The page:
NEW YORK — Average citizens who quietly band together and adopt radical ways pose a mounting threat to American security that could exceed that of established terrorist groups like al-Qaida, a new police analysis has concluded.
The New York Police Department report released Wednesday describes a process in which young men — often legal immigrants from the Middle East who are frustrated with their lives in their adopted country — adopt a philosophy that puts them on a path to violence.
The report was intended to explain how people become radicalized rather than to lay out specific strategies for thwarting terror plots. It calls for more intelligence gathering, and argues that local law enforcement agencies are in the best position to monitor potential terrorists.
“Hopefully, the better we’re informed about this process, the more likely we’ll be to detect and disrupt it,” Police Commissioner Raymond Kelly said during a briefing with private security executives at police headquarters.
Internet stokes 'wandering mind'
The study is based on an analysis of a series of domestic plots thwarted since the Sept. 11 terrorist attacks, including those in Lackawanna, N.Y.; Portland, Ore.; and Virginia. It was prepared by senior analysts with the NYPD Intelligence Division who traveled to Hamburg, Madrid and other overseas spots to confer with authorities about similar cases.
The report found homegrown terrorists often were indoctrinated in local “radicalization incubators” that are “rife with extremist rhetoric.”
Instead of mosques, those places were more likely to be “cafes, cab driver hangouts, flop houses, prisons, student associations, non-governmental organizations, hookah bars, butcher shops and bookstores,” the report says.
The Internet also provides “the wandering mind of the conflicted young Muslim or potential convert with direct access to unfiltered radical and extremist ideology.”
“The Internet is the new Afghanistan,” Kelly said. “It is the de facto training ground. It’s an area of concern.”
Four stages to radicalization
The report identified the four stages to radicalization as pre-radicalization, self-identification, indoctrination, and jihadization, and said the Internet drove and enabled the process.
Radicalization could be triggered by such things as the loss of a job, the death of a close family member, alienation, discrimination, and international conflicts involving Muslims, said the report by senior NYPD intelligence analysts.
“Much different from the Israeli-Palestinian equation, the transformation of a Western-based individual to a terrorist is not triggered by oppression, suffering, revenge or desperation,” it said.
“Rather, it is a phenomenon that occurs because the individual is looking for an identity and a cause and unfortunately, often finds them in extremist Islam,” said the report “Radicalization in the West: The Home-grown Threat.”
The threat posed by homegrown extremists — from “eco-terrorist” groups to neo-Nazis — has long been a top concern for federal counterterror officials.
While economic opportunities in the United States are better and the country’s Muslims are more resistant to Islamist extremism, they are “not immune to the radical message,” the report says. “The powerful gravitational pull of individuals’ religious roots and identity sometimes supersedes the assimilating nature of American society.”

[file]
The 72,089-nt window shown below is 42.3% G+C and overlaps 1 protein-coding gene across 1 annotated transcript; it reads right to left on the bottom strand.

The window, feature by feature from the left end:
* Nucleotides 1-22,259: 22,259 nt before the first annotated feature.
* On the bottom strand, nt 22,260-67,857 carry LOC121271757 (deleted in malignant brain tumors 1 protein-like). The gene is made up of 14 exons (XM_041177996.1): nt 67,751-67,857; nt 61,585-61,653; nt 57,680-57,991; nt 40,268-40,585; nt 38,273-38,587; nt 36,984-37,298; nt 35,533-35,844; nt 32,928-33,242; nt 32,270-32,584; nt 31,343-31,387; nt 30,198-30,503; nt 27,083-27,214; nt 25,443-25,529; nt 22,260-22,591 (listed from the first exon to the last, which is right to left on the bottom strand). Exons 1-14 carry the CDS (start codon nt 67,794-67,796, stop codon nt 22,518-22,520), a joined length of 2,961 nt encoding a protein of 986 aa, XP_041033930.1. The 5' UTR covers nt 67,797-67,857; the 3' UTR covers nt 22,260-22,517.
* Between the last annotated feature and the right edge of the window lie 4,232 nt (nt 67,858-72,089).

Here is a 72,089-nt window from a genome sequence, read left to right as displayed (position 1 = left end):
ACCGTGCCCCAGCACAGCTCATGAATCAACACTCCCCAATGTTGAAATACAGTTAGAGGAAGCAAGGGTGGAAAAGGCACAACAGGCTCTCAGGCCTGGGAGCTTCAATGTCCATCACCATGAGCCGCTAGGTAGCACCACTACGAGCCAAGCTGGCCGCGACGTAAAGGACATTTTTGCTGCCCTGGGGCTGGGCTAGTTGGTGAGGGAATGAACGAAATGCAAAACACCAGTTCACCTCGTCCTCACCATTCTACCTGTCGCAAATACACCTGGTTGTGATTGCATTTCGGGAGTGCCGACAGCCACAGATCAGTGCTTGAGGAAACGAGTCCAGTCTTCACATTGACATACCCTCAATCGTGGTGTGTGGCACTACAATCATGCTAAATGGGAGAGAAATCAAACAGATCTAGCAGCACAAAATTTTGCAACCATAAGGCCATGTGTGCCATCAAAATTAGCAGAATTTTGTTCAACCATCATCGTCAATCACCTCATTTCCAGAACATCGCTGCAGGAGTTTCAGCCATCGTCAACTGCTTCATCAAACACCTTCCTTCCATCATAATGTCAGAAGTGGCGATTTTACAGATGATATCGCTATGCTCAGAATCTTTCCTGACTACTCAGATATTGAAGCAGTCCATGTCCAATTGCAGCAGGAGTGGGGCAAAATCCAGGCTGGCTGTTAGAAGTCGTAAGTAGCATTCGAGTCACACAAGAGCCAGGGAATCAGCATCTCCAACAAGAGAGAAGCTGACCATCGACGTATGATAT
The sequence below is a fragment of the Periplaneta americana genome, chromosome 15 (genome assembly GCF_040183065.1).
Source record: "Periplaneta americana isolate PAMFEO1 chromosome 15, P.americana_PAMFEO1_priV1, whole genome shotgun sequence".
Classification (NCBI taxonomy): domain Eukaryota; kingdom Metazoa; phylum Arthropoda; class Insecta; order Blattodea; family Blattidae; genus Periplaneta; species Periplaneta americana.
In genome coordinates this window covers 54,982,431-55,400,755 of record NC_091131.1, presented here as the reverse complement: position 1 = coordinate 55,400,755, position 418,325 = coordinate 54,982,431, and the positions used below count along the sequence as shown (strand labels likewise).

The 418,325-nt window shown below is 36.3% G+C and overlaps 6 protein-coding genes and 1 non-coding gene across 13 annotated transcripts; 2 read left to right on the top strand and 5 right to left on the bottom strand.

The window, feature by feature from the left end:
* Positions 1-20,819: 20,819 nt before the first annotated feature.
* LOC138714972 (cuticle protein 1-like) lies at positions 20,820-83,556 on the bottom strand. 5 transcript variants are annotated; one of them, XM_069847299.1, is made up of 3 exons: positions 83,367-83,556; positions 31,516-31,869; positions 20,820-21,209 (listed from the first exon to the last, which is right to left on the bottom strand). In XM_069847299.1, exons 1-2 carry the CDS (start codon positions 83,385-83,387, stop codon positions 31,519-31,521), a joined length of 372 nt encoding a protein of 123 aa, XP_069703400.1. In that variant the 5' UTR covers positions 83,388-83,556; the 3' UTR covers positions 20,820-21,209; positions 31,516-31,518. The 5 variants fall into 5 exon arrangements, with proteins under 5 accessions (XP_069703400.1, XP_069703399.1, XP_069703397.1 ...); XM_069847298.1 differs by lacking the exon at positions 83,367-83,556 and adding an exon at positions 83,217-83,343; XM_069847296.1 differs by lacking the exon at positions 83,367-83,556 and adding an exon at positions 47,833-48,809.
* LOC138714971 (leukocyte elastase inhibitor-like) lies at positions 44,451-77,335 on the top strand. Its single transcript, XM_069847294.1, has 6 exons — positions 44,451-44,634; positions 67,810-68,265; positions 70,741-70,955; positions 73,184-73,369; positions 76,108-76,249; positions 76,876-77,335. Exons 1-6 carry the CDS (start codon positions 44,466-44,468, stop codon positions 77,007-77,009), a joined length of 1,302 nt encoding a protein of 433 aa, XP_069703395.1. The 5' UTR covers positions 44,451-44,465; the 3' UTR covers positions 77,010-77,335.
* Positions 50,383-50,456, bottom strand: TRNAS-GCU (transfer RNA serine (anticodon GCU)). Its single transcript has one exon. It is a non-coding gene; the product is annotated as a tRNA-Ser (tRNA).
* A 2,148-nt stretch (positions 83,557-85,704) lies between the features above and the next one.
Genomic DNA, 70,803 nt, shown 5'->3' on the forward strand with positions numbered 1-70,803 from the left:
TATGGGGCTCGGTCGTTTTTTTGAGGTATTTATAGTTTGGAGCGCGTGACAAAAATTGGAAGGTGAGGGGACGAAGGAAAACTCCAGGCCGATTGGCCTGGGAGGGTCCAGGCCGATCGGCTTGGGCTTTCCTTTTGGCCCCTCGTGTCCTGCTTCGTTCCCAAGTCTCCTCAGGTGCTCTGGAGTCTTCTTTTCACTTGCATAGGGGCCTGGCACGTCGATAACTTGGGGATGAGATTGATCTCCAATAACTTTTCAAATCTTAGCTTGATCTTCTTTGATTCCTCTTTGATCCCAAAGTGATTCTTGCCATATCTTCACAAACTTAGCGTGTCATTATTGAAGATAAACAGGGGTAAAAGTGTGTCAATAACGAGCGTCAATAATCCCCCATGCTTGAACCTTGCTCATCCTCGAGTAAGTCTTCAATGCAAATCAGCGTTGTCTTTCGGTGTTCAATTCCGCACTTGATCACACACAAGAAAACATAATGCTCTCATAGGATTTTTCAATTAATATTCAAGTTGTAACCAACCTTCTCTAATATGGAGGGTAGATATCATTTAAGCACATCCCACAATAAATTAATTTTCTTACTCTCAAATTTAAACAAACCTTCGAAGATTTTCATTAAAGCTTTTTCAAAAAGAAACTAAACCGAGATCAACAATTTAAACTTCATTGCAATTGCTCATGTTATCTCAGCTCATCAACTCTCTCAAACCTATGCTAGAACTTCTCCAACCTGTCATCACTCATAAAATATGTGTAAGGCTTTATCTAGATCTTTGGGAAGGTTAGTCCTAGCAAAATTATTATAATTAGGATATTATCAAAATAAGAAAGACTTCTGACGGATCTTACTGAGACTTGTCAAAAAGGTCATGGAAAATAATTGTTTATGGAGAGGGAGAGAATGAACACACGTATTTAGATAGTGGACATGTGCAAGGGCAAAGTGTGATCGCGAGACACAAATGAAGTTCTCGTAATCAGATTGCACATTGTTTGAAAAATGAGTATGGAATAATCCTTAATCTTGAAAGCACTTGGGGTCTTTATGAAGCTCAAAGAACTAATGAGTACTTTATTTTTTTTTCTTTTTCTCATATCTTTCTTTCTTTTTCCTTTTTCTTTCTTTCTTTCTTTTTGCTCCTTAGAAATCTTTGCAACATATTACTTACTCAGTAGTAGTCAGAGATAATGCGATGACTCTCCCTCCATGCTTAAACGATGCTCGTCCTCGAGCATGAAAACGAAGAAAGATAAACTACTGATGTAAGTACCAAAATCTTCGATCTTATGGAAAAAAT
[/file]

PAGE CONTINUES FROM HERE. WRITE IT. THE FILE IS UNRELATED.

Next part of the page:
Recently, authorities have taken a closer look at radicalization happening in U.S. prisons, where a study last year by George Washington University and the University of Virginia found that Islamic extremists were turning jail cells into terrorist breeding grounds by preaching violent interpretations of the Quran to their fellow inmates.
Additionally, the Justice Department last year indicted 28-year-old Adam Gadahn, who was raised on a farm in southern California, with treason and supporting terrorism for serving as an al-Qaida propagandist.
Gadahn is believed to have tried to recruit supporters through videos and messages posted on the Internet.
Critics: Report ‘plays into extremists’ plans’
The NYPD report warns that more intelligence gathering is needed since most potential homegrown terrorists “have never been arrested or involved in any kind of legal trouble,” the study says.
They “look, act, talk and walk like everyone around them,” the study adds. “In the early stages of their radicalization, these individuals rarely travel, are not participating in any kind of militant activity, yet they are slowly building the mind-set, intention and commitment to conduct jihad.”
Kareem Shora, legal adviser for the American-Arab Anti-Discrimination Committee, called the findings faulty and potentially inflammatory.
Police “paint such a broad brush,” Shora said. “It plays right into the extremists’ plans because it’s going to end up angering the community.”
A recently released National Intelligence Estimate concluded that Osama bin Laden’s network had regrouped and remains the most serious threat to the United States.
Kelly insisted the NYPD report made no effort to provide a “cookie-cutter” profile for terrorists. He also argued that the NYPD report “doesn’t contradict the National Intelligence Estimate — it augments it.”
The Associated Press and Reuters contributed to this report.